Serendipity means a "happy accident" or "pleasant surprise"; specifically, the accident of finding something good or useful without looking for it. The word has been voted as one of the ten English words hardest to translate in June 2004 by a British translation company. However, due to its sociological use, the word has been exported into many other languages. In the simplest of words, it means a "happy accident" or a "pleasant surprise".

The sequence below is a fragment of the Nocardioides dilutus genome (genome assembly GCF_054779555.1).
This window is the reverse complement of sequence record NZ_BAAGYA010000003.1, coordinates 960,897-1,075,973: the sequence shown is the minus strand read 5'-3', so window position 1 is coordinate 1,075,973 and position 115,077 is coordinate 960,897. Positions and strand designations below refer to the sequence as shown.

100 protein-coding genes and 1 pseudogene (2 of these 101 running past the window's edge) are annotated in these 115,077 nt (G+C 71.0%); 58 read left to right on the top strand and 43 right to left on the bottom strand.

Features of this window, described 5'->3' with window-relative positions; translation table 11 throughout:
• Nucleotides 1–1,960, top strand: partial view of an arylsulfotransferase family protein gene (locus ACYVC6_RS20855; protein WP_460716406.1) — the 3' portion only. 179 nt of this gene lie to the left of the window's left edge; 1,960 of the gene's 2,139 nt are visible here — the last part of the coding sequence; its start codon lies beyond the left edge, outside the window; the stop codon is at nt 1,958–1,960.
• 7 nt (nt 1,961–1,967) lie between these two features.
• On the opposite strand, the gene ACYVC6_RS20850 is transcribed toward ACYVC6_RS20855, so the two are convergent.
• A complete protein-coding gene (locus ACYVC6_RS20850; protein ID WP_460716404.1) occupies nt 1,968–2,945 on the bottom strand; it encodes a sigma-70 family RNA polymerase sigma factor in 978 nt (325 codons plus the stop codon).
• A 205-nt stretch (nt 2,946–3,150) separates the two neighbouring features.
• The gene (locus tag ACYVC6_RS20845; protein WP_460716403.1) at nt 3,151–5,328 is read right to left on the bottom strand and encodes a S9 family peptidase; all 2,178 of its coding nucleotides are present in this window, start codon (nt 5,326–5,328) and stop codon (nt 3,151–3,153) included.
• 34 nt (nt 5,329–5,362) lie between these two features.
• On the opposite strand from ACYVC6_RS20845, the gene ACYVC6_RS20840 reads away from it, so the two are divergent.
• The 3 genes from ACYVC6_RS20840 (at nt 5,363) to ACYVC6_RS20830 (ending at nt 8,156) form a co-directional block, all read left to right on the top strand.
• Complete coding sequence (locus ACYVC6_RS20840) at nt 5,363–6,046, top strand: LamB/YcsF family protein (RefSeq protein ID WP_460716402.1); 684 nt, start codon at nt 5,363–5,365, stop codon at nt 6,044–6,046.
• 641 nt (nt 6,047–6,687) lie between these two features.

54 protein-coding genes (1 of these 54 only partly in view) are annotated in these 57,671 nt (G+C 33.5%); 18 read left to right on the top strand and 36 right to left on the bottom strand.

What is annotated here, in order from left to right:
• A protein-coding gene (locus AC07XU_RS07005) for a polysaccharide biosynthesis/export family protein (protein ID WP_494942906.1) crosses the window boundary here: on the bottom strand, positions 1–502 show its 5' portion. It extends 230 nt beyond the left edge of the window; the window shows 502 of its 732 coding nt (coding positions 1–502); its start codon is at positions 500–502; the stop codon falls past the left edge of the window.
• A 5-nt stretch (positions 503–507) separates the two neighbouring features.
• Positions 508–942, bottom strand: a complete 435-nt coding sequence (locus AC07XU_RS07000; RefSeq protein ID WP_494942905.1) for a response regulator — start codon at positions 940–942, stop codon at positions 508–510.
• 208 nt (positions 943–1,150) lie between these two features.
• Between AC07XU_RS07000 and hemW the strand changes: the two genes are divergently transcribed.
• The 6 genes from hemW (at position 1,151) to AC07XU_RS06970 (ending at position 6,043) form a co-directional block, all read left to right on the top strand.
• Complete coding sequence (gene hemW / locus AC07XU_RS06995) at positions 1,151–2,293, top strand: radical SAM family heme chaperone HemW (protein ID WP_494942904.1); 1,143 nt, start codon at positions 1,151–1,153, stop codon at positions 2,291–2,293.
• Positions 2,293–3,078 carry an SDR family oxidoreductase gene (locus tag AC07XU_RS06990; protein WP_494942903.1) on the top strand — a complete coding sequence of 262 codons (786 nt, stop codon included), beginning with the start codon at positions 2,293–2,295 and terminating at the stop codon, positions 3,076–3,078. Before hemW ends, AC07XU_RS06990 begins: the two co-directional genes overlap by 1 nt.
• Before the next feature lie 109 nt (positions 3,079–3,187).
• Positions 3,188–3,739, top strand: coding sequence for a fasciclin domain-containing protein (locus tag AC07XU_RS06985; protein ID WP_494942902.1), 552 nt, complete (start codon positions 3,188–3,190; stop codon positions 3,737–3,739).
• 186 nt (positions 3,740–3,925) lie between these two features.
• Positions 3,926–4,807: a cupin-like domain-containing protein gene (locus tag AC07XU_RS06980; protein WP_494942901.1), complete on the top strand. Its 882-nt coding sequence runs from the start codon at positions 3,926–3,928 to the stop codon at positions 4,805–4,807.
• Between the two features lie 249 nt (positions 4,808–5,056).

The first noted use of "serendipity" in the English language was by Horace Walpole (1717–1792).

You know the Greeks didn't write obituaries. They only asked one question after a man died: "Did he have passion?".

[Lying on the grass with Jonathan, outside Sara's house] Maybe we're lying here because you don't wanna be standing somewhere else.

Contrary to popular New York myth the Times is not omniscient.

[commenting on Jonathan's craziness] They should make pills for this.

[commenting on Sara's craziness] They should make pills for this.